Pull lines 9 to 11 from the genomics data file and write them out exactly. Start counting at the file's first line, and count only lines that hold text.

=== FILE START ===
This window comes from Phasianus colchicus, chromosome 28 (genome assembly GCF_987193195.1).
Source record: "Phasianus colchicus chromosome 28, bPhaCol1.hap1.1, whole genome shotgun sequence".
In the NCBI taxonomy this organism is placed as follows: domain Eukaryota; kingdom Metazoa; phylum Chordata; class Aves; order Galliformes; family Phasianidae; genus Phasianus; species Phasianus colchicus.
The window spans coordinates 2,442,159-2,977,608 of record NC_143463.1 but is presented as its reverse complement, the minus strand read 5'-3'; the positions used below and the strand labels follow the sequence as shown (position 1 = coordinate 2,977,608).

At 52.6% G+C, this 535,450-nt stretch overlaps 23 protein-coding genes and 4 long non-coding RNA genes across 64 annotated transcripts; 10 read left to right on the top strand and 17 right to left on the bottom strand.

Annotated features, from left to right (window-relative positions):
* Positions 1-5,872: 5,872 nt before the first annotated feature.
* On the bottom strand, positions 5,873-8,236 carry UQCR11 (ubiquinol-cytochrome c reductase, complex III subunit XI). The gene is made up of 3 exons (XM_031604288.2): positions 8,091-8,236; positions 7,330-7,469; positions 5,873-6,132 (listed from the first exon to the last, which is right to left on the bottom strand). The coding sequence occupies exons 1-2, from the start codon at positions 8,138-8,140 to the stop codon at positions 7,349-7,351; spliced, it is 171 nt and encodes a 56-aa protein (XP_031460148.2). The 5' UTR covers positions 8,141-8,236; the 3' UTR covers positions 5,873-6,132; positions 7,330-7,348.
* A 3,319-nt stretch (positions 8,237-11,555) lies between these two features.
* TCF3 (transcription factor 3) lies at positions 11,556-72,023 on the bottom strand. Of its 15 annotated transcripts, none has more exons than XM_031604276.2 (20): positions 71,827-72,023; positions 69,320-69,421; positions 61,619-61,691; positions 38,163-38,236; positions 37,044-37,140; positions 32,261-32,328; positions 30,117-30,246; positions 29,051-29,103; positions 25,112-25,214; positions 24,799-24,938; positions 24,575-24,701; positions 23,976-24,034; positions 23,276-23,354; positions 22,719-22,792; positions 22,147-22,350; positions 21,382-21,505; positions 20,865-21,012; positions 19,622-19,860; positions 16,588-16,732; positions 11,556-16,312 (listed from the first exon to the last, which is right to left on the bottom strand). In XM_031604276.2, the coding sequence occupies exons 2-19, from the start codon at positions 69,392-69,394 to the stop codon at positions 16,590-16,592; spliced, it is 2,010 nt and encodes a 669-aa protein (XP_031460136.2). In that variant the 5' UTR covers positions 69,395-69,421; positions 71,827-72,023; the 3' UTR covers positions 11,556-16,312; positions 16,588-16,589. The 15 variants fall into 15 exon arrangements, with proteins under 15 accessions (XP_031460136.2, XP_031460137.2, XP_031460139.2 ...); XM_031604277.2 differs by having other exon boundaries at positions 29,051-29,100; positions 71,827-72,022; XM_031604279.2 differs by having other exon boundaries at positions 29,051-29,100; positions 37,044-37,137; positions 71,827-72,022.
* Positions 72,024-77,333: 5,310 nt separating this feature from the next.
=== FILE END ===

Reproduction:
* A 3,319-nt stretch (positions 8,237-11,555) lies between these two features.
* TCF3 (transcription factor 3) lies at positions 11,556-72,023 on the bottom strand. Of its 15 annotated transcripts, none has more exons than XM_031604276.2 (20): positions 71,827-72,023; positions 69,320-69,421; positions 61,619-61,691; positions 38,163-38,236; positions 37,044-37,140; positions 32,261-32,328; positions 30,117-30,246; positions 29,051-29,103; positions 25,112-25,214; positions 24,799-24,938; positions 24,575-24,701; positions 23,976-24,034; positions 23,276-23,354; positions 22,719-22,792; positions 22,147-22,350; positions 21,382-21,505; positions 20,865-21,012; positions 19,622-19,860; positions 16,588-16,732; positions 11,556-16,312 (listed from the first exon to the last, which is right to left on the bottom strand). In XM_031604276.2, the coding sequence occupies exons 2-19, from the start codon at positions 69,392-69,394 to the stop codon at positions 16,590-16,592; spliced, it is 2,010 nt and encodes a 669-aa protein (XP_031460136.2). In that variant the 5' UTR covers positions 69,395-69,421; positions 71,827-72,023; the 3' UTR covers positions 11,556-16,312; positions 16,588-16,589. The 15 variants fall into 15 exon arrangements, with proteins under 15 accessions (XP_031460136.2, XP_031460137.2, XP_031460139.2 ...); XM_031604277.2 differs by having other exon boundaries at positions 29,051-29,100; positions 71,827-72,022; XM_031604279.2 differs by having other exon boundaries at positions 29,051-29,100; positions 37,044-37,137; positions 71,827-72,022.
* Positions 72,024-77,333: 5,310 nt separating this feature from the next.